Keep an eye on your Brassicas - lots of Diamond Geezers about

On Saturday night I set my moth trap out in the garden, as the night looked set to be warm and still - not something we have experienced much of lately.

In the morning I was amazed to find the outside of the trap covered in little Diamond-back moths! On opening the trap, clouds of the tiny creatures flew out and the egg cartons (where the moths hide in the trap) were covered with yet more.

A Tiny Diamond -back MothA tiny Diamond-back moth - only around 7 or 8 mm long! 

By the time I had finished examining the catch - a rough guesstimate was that I had caught around a 1000 of these little migrant moths.

Despite their minute size these micro moths travel to our shores from the continent and then have several broods during the summer. It is quite normal to have catches of double figures in the late summer - but a 1000 moths so early in the year is incredible.

The reason I have titled this blog so, is that the food plant of Diamond-back larvae is brassicas of all sorts. So you gardeners and commercial veg growers beware - we are being invaded big time!

Free GWCT Newsletter
Get the FREE weekly GWCT newsletter

Get all of Peter's and the GWCT's latest blog updates sent straight to your inbox each week.

Sign up to our FREE newsletter >



Diamond-back moths

at 9:44 on 30/06/2016 by mairi macdonald

I have a coastal plot in the North-west highlands, Applecross, and my 3 varieties of kale (black, red & russian) all have been decimated by this moth this year. I normally grow from seed and have previously had no trouble with pests whatsoever, but for reasons of convenience I bought some of my seedlings from a garden centre in Inverness this year - whether this is how I imported the moth I do not know, but I am very concerned about what to do to prevent them doing the same next year. Any suggestions out there?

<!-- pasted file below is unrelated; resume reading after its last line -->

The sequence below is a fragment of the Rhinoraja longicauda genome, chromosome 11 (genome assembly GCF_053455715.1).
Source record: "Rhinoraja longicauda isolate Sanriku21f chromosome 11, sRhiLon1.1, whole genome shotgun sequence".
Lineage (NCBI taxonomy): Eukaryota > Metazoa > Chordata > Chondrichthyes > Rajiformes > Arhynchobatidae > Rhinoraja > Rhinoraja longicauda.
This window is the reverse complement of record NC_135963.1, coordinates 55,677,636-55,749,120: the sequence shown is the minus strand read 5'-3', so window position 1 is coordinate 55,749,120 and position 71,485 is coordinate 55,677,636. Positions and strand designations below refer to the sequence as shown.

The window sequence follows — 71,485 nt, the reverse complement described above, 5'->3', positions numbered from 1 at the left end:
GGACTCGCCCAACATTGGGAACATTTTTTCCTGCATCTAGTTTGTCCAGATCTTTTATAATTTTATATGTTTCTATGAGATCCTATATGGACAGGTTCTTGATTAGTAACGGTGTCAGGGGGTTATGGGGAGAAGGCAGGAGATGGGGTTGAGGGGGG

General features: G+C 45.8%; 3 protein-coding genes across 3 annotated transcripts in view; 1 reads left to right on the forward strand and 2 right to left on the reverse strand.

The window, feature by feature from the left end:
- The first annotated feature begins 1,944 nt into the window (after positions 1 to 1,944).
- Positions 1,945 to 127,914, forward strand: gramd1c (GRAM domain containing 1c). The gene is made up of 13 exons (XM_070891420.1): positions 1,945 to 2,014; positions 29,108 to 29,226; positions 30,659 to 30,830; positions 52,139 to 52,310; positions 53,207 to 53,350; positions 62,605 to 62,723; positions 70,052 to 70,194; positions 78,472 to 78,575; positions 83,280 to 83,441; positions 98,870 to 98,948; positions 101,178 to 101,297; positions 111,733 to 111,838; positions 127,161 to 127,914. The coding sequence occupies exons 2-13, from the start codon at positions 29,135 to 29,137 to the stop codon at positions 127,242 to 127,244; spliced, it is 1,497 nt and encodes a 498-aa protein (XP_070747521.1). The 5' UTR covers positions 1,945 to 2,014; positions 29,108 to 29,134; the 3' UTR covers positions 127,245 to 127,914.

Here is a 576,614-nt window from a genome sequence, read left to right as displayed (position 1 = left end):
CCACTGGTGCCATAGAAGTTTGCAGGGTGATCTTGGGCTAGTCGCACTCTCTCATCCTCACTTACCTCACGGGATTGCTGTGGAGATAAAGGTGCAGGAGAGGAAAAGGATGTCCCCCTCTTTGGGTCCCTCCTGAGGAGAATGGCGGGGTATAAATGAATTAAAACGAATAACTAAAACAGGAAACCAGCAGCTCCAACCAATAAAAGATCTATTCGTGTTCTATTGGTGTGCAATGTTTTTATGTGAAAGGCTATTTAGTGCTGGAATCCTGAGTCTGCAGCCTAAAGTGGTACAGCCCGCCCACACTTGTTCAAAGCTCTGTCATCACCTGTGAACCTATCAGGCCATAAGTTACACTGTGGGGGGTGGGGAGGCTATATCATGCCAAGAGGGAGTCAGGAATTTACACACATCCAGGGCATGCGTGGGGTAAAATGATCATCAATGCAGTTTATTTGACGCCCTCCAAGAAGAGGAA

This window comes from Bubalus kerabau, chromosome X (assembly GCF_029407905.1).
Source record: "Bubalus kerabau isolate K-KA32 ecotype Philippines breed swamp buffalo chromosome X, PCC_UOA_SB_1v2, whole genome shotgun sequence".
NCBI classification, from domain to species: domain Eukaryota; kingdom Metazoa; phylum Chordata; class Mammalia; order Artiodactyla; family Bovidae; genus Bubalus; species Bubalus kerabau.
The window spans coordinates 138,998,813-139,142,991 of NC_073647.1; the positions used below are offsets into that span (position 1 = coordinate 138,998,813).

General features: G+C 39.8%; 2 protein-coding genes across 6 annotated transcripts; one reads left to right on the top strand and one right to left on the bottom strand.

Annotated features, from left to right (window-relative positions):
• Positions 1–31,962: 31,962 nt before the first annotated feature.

Diamond-back moths

at 10:37 on 09/06/2016 by ALAN E DOWN

Co-incidentally we have noticed lots on our hardy nursery stock crops this week [Bristol] but fortunately we grow very few Cruciferous species. What would have been useful in your briefing would have been some suggestions on how one controls this important pest. It appears to have the ability to be a very serious pest and apparently has resistance to many pesticides but more surprisingly to the biological control agent Dipel [Bacillus thuringiensis]. Any thoughts please.

Diamond-back Moths

at 20:31 on 08/06/2016 by Tim Brain

Here in Kinross-shire, Cental Scotland, I am getting up to 20+ a night, so they have probablely travelled a further 300 to 400 miles!!

Make a comment

Cookie Policy

Our website uses cookies to provide you with a better online experience. If you continue to use our site without changing your browser settings, we'll assume you are happy to receive cookies. Please read our cookie policy for more information.

Do not show this message again